The location and habitat of the VCU Rice Rivers Center gives the 494-acre field lab plenty of flora and fauna to incorporate into its research and educational programs. The center’s ecology offers significant opportunities to explore human and environmental interactions.
The James River is the main artery of the center’s aquatic and terrestrial habitats, which include tidal and nontidal wetlands, and vernal pools. One of the country’s most historic rivers, the James drains nearly a quarter of the state’s land area, making it the Chesapeake Bay’s second-largest tributary.
Located on the lower James, the center is home to tidal freshwater ecosystems, one of the least studied riverine habitats in the world. This unique ecotone between inland and coastal regions supports the transitional fauna of marine, estuarine and freshwater species.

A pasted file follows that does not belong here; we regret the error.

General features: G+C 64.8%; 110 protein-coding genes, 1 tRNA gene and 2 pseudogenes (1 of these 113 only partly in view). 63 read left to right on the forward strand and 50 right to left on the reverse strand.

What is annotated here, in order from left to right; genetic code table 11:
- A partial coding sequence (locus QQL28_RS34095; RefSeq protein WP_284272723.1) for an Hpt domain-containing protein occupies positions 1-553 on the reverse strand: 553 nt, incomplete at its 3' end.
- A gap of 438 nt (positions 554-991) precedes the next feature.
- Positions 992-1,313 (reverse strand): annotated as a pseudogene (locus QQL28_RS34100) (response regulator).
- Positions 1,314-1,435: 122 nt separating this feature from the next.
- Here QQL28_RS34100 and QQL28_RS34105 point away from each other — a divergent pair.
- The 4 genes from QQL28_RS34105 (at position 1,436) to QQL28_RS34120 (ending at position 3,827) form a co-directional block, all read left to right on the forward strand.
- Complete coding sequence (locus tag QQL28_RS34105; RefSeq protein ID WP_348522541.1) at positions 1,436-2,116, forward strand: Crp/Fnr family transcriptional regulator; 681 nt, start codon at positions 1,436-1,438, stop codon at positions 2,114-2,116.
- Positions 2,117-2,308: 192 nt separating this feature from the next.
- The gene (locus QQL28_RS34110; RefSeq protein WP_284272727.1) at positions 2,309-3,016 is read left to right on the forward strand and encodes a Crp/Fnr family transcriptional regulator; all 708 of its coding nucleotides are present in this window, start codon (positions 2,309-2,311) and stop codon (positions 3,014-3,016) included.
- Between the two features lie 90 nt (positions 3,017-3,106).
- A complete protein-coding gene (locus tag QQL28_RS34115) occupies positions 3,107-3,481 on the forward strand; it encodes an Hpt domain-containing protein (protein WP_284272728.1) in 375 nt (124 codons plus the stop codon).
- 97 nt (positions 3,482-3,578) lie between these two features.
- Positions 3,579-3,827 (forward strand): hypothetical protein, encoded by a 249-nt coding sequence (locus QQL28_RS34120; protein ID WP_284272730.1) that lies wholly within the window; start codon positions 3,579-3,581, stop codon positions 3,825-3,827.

This section of the river supports the largest nesting population of eagles in the eastern U.S., one reason the Audubon Society designated it as the Lower James River Important Birding Area.
White oaks and upland hardwoods grow on most of the land, but there’s also a loblolly pine forest and open meadow. Under the site is a riverine geologic formation known as the Shirley Formation, known for its deposits of sand, gravel, silt, clay and peat.